The Science Journal of the American Association for Respiratory Care

2009 OPEN FORUM Abstracts

PRESSURE-VOLUME CHARACTERISTICS OF THE 3100B HIGH FREQUENCY OSCILLATOR USING TWO DIFFERENT BENCH MODELS TO MIMIC AIRWAY RESISTANCE

Tom J. Blackson1, Joseph A. Ciarlo1, Tim Cox2, Thomas H. Shaffer3; 1Allied Health Education, Christiana Care Health Services/DT&CC, Newark, DE; 2Respiratory Care, duPont Hospital for Children, Wilmington, DE; 3Nemours Research Lung Center, Nemours Biomedical Research, Wilmington, DE

Background: One ventilation strategy that is espoused for use with the 3100B high frequency oscillator (HFO), is to adjust the pressure amplitude (ΔP) based upon “wiggle factor”. The assumption is that ventilation increases with increasing ΔP. We have previously reported a sigmoidal shaped pressure-volume response from the 3100B during ΔP adjustment using a Michigan test lung model with parabolic resistors (PR) to mimic airway resistance. One critique focused on the potential for the PR to cause the artifactual “flat” volume response at high ΔP. Purpose: To evaluate the pressure-volume characteristics of the 3100B HFO using two different bench models of airway resistance (RAW) in a simulated ARDS patient. Materials & Methods: A bench model of ARDS was created with a Michigan test lung, (Michigan Instruments, Grand Rapids, MI) set with a compliance of 0.02 L/cm H2O. All trials were conducted with a mean airway pressure: 30 cm H2O, bias flow: 30 L/min., and inspiratory time: 33%. We evaluated frequencies of 3 through 6 HZ in combination with ΔPs between 30 and 120 cm H2O adjusted in 10 cm H2O pressure increments. Raw was varied using PR #5 and #20 for one lung model and endotracheal tubes (Mallinckrodt, St. Louis, MO) with an ID of 6.0, 7.0, and 8.0 mm for the second model. A hot-wire anemometer flow sensor, (Florian, Acutronics), was placed between the ventilator “Y” and the airway resistor for volume measurements during each trial. Twelve consecutive volume measurements at each test condition were recorded and used for analysis. Results: Incremental changes in VT were inconsistent across the ΔP ranges under all test conditions. VT changes for a 10 cm H2O ΔP change ranged from a minimum of -0.08 mL to a maximum of 58.75 mL with a PR #5 and from -3.92 mL to 65.17 mL with a #8 ET. Consistent with our previous bench model, VT reaches a plateau prior to achieving maximum ΔP under certain combinations of frequency and Raw. Conclusions: Fixed increases in ΔP produce inconsistent changes in VT delivered from the 3100B in both test lung models. Exhaled VT reaches a plateau despite further increases in ΔP under certain combinations of f and Raw. In the absence of bedside VT monitoring, VT plateau can not be identified via ΔP monitoring feedback provided by the 3100B HFO. Clinical management of ventilation and acid/base balance may be delayed if effective increases in VT delivery are presumed to result from increased ΔP adjustments. Clinical study is warranted. Sponsored Research - None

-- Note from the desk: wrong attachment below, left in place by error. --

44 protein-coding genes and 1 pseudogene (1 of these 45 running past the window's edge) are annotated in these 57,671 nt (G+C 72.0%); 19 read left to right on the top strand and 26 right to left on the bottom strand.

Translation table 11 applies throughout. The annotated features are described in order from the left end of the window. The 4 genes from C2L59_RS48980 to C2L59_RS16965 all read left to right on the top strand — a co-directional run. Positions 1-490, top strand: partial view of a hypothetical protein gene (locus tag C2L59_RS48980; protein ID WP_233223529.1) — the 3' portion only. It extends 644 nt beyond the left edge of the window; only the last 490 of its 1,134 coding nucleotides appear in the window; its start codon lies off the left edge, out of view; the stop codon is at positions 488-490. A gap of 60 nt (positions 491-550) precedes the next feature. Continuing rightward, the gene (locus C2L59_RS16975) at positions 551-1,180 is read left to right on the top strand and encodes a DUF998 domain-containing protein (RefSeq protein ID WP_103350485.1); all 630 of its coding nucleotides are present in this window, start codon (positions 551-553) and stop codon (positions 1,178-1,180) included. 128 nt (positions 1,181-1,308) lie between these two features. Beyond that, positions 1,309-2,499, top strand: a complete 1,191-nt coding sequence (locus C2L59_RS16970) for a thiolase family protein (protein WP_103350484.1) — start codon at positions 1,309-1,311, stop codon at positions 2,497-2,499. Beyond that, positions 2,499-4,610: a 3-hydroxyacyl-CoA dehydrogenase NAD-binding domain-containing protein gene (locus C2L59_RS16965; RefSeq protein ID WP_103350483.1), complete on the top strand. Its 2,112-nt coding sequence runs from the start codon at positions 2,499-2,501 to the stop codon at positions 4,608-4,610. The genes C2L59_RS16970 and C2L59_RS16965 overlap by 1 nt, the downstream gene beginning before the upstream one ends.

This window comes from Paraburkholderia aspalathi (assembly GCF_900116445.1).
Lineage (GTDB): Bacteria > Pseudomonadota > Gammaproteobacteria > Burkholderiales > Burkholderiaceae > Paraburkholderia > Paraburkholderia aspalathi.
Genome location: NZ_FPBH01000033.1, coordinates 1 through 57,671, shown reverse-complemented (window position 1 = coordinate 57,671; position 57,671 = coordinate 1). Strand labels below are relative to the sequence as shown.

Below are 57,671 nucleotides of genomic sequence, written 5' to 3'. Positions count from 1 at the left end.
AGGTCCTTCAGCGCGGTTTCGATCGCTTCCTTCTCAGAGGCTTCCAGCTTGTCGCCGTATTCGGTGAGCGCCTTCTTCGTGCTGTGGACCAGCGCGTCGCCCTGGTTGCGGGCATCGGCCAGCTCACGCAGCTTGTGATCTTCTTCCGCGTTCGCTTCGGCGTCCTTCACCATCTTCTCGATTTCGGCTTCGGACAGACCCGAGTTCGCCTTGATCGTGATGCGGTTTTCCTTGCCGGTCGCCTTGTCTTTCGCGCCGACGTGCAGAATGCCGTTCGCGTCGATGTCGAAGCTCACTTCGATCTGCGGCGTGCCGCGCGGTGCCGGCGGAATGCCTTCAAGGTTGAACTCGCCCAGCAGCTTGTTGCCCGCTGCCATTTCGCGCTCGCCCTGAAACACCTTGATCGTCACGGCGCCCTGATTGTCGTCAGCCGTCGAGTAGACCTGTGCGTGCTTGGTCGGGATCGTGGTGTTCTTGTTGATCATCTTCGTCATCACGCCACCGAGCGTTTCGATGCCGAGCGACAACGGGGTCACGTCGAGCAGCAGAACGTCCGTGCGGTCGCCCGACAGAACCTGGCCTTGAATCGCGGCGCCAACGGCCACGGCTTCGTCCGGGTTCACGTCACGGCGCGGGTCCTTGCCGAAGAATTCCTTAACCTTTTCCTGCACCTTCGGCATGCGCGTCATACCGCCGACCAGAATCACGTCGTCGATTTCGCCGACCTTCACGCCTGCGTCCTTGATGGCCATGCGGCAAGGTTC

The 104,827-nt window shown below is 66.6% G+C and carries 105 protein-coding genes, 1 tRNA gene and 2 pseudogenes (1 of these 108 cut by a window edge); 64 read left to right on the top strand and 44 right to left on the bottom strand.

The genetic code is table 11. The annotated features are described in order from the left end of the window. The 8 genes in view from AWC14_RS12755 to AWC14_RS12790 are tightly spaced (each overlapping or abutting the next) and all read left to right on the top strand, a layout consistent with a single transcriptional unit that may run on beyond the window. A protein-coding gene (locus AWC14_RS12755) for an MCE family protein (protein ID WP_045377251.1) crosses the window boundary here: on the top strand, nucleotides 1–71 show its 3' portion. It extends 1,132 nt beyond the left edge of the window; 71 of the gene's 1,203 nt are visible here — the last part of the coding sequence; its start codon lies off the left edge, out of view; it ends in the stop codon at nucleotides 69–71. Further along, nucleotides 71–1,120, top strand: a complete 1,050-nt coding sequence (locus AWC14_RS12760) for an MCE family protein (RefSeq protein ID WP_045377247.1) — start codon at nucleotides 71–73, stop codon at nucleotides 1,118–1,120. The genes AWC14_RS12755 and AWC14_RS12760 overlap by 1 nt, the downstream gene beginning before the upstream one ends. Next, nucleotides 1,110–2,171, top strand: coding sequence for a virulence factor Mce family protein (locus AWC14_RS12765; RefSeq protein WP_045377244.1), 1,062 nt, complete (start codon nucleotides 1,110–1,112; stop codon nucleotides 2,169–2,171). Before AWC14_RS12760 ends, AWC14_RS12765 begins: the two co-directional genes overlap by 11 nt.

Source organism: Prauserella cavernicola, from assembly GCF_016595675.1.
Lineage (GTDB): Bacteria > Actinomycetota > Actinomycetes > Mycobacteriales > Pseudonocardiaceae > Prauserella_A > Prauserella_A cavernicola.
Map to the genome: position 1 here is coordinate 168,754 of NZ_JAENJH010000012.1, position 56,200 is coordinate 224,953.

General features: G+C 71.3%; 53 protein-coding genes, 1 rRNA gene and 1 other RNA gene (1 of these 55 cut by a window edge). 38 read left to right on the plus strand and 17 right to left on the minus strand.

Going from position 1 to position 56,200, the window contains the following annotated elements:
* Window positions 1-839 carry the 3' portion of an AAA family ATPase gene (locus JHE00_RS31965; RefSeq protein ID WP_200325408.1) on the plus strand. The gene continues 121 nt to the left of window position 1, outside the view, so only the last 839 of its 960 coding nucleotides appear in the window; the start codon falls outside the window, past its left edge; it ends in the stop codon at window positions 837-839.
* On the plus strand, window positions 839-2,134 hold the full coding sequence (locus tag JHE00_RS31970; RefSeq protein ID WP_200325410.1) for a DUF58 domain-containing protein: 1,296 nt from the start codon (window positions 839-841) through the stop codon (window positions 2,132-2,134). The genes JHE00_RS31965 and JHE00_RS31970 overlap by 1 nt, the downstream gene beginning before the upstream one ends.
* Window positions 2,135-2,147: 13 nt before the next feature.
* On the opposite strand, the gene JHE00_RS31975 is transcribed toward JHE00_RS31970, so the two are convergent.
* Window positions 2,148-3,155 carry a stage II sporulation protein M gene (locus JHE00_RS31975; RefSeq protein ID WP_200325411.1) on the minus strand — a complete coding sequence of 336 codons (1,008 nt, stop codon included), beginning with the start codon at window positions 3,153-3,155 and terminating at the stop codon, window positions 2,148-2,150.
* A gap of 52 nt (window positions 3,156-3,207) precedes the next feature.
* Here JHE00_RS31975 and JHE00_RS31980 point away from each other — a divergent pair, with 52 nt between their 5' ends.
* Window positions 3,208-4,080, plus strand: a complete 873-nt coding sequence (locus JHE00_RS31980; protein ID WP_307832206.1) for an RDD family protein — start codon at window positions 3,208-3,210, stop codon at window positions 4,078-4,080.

Representative P-V relationship comparing parabolic resistor #5 to #8.0 mm ID OET

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